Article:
Football in the last century has gone through a massive change. In fact, the modern-day version of the game now requires a player to be at his physical and mental prime even to have a chance to succeed. However, in these changes, there have been essential revolutions that significantly changed the game and have even influenced some parts of the game today. One such important landmark was the development of a system called Catenaccio. As a result, the system developed in Switzerland grew to prominence in the Serie A. Furthermore, the introduction of the system is considered a significant reason why Italy have produced some of the best defenders in football history over the years.
Though no longer in use, the system has some features that several teams have widely used over the last three to four decades. However, Catenaccio is also one of the misunderstood tactical systems in football, with people associating it with some specific stereotypes which have caused it to be unfairly lamented as ‘boring’.
So, what is the Catenaccio and how it revolutionised football?
What is Catenaccio?
The word Catenaccio in Italian means’ door bolt, which means a tactical system highly reliant on an organised and watertight defence that seldom gives the opposition a chance to score. One of the major proponents of the system was the Inter Milan side of the 1960s under the legendary manager Helenio Herrera. However, Herrera was not the first user of the system but was definitely the man who took Catenaccio to its best form.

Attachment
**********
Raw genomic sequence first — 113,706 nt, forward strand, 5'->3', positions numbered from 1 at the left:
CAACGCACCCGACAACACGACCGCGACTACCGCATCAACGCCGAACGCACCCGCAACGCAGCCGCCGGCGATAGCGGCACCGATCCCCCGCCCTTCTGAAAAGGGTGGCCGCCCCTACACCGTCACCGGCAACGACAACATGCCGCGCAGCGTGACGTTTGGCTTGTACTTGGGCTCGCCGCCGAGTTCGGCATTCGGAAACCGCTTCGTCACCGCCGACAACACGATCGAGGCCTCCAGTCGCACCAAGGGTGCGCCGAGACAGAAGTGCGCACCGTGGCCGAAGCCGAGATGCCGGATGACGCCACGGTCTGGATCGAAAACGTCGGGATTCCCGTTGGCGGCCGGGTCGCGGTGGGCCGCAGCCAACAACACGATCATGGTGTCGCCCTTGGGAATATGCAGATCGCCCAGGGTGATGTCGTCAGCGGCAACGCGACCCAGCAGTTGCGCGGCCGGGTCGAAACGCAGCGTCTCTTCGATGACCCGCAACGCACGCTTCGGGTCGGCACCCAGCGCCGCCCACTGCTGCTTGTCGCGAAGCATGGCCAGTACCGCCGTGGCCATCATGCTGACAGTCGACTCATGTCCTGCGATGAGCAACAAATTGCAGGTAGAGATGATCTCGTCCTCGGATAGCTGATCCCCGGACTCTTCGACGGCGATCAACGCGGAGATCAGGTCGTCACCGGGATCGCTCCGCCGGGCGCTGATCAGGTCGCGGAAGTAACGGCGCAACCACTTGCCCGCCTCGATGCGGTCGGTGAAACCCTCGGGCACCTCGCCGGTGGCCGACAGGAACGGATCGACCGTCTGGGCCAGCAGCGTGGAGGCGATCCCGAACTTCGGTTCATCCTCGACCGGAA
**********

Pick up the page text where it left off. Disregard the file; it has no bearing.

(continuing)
The origins of Catenaccio can be traced back to 1930s Switzerland. During that time, Karl Rappan, the then-national team manager, deployed a 1-3-3-3 formation. This system called the Verrou (French for door bolt), was famous for deploying the Verrouilleur, a player positioned just ahead of the goalkeeper whose job was to clear all the balls and ensure the shot-stopper had to save as few shots as possible.
The Verrouilleur position would later develop into the Libero and also the Sweeper position. Under Rapaan, three centre-backs would play in front of the sweeper, out of which one would be given the role of a playmaker and allowed the freedom to venture forward on the field. At the same time, the two remaining centre-backs’ job was to nullify the opposition’s winger. They could freely do this role, knowing that the Verrouilleur was covering for them even if they got beat.
The system would first gain fame after the Swiis used it to significant effect to eliminate Germany in the first round of the 1938 FIFA World Cup.
Rappan would use the same system during his tenure with Swii side Grasshopper winning them five league titles and seven Swiss Cups between 1936-45.
THREAD : Le verrou suisse de Karl Rappan🇨🇭
Jusque là recordman du nombre de matchs disputés en tant que sélectionneur de la Suisse (77), Karl Rappan va ce soir être rejoint par Vladimir Petković.
Bien avant le Catenaccio, Rappan avait théorisé le verrou suisse.⬇️ pic.twitter.com/QMEJBryGMC
— Q. (@Quentincz_) June 28, 2021
The Italian Catenaccio
However, Rappan’s system would find more success south of the Alps in Italy. The 1950s was a turbulent time in Italian football. The Superga air disaster had claimed the lives of the entire Torino team in 1949. The team had won four back-to-back Serie A titles, and their demise followed a phase where the league was dominated by Juventus, AC Milan and Inter Milan, with the other teams reduced to the status of ‘also rans’.
So, the other teams were desperately searching for a system that would help them bridge the gap to the top three. Under these circumstances, Padova’s manager Nereo Rocco turned to the Catenaccio. Rocco had used such a system during his spell as Triestina’s manager, helping them finish second in Serie A.